survivors who were drinking when they were sexually assaulted tend to
have more feelings of self-blame. It is important to remember that no
one deserves to be raped. Choosing to drink alcohol should not be
equated with choosing to be sexually assaulted.
According to state law, a
person who is unconscious (passed out) or incapacitated, whether from
alcohol, drugs, or illness, cannot give consent to sex. Therefore, if
sexual contact occurs, it is sexual assault. When there is any
uncertainty about your partner's ability to give consent, it is wise to
wait for another time. To engage in sexual activity with someone who is
under the influence of alcohol or drugs simply is not worth the risk.
Newer date rape drugs:
rohypnol, ghb and ketamine
Rohypnol, GHB and other drugs
are sometimes used to facilitate sexual assault. They can be slipped
into the drink of an unsuspecting victim, causing incapacitation in just
Rohypnol: What is it?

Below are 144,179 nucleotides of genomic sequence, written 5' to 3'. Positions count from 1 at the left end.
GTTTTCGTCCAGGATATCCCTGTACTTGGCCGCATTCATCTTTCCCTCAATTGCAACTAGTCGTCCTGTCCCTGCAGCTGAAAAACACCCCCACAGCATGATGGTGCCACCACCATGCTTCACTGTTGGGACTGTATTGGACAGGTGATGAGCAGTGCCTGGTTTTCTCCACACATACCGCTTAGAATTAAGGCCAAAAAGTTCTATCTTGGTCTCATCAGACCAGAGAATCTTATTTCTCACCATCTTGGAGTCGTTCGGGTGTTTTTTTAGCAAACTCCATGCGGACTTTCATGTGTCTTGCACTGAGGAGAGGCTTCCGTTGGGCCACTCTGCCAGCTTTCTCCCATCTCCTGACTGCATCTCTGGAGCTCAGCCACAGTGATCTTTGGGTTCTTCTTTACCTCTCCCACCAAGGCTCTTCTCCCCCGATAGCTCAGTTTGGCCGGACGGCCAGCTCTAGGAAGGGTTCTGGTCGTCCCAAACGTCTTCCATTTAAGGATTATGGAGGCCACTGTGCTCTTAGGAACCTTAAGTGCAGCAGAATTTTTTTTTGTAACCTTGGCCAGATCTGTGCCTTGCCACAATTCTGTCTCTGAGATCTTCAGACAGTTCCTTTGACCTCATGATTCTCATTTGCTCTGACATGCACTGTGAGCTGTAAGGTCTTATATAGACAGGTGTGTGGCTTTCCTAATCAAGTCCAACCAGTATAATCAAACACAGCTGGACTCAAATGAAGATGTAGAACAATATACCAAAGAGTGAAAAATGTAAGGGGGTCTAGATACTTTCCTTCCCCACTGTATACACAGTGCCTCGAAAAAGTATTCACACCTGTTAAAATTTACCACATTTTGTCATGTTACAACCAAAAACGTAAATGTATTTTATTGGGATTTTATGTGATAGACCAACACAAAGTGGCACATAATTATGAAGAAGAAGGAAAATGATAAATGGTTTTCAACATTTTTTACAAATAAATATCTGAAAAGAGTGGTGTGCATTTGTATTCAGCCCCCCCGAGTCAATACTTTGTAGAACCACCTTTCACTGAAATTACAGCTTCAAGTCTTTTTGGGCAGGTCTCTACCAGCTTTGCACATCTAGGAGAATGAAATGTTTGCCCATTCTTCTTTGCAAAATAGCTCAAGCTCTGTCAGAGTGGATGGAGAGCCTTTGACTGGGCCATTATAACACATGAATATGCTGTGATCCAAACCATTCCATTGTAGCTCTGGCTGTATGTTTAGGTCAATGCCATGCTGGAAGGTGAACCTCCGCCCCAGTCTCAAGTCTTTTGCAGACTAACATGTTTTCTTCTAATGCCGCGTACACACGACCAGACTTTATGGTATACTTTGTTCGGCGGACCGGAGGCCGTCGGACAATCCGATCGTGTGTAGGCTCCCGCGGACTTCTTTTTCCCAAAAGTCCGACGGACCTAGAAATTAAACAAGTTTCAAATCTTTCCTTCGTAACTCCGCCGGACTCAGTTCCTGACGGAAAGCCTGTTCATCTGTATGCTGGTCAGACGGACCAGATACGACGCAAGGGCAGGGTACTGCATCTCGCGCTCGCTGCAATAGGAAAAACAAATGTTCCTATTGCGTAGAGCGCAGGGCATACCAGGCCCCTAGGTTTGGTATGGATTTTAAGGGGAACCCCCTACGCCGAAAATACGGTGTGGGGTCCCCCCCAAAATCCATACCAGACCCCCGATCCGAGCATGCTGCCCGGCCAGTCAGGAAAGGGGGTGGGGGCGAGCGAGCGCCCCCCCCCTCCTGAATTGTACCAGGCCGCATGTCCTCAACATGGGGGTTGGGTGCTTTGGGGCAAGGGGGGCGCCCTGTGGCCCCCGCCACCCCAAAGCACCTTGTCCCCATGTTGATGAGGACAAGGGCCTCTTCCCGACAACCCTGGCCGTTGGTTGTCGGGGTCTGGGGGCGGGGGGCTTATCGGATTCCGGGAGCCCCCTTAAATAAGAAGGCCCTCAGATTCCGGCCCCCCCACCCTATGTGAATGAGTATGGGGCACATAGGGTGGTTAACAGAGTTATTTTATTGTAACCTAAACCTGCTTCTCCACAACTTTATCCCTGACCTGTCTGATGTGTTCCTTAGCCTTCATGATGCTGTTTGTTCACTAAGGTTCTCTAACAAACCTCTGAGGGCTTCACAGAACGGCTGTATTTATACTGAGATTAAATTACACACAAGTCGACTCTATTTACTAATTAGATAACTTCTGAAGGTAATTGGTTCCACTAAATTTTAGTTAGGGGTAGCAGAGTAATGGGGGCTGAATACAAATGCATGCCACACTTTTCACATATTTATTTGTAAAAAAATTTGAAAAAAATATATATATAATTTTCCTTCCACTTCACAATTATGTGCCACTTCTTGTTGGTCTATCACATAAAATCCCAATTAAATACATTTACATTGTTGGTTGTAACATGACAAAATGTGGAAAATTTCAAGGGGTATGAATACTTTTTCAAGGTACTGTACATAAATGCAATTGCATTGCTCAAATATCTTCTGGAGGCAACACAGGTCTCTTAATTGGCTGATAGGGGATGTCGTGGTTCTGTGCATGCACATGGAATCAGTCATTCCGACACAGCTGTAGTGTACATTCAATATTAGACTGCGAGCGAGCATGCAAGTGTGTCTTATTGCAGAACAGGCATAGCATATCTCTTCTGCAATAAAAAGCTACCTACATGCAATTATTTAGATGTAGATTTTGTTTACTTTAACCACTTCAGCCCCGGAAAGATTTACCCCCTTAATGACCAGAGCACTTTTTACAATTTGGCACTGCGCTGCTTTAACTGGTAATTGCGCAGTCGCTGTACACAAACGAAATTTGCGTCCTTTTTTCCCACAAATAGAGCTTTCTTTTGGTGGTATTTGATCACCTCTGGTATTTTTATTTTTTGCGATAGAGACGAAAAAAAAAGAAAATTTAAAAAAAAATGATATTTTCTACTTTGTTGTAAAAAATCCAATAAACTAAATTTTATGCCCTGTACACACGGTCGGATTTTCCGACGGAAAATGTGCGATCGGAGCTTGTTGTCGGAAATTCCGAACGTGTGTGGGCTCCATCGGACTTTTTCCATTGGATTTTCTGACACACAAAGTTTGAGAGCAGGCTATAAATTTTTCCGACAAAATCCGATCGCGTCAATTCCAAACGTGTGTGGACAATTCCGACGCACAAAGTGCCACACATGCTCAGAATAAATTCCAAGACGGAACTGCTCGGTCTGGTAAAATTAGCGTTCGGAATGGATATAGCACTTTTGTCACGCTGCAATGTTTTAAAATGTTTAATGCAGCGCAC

Rohypnol (the brand name of Flunitrazepam) is a
benzodiazepine like the tranquilizer Valium, but it is
10 times more potent. Rohypnol has been called the "date
rape drug" because of its use in sexual assaults.
Rohypnol produces profound, prolonged sedation, a
feeling of well being and short-term memory loss.
Sedation occurs 15-20 minutes following the
administration of just 2 mg of the drug and lasts from 4
to 24 hours.
Rohypnol: How Can I
In the U.S., Rohypnol is commonly found in its .1-or
2-mg tablet form. The drug is targeted at young people
for several reasons. One is that Rohypnol is sold very
cheaply (a tablet can be bought for under $5). The drug
has been re-formulated by the manufacturer with a dye
that is supposed to be visible if slipped into a drink.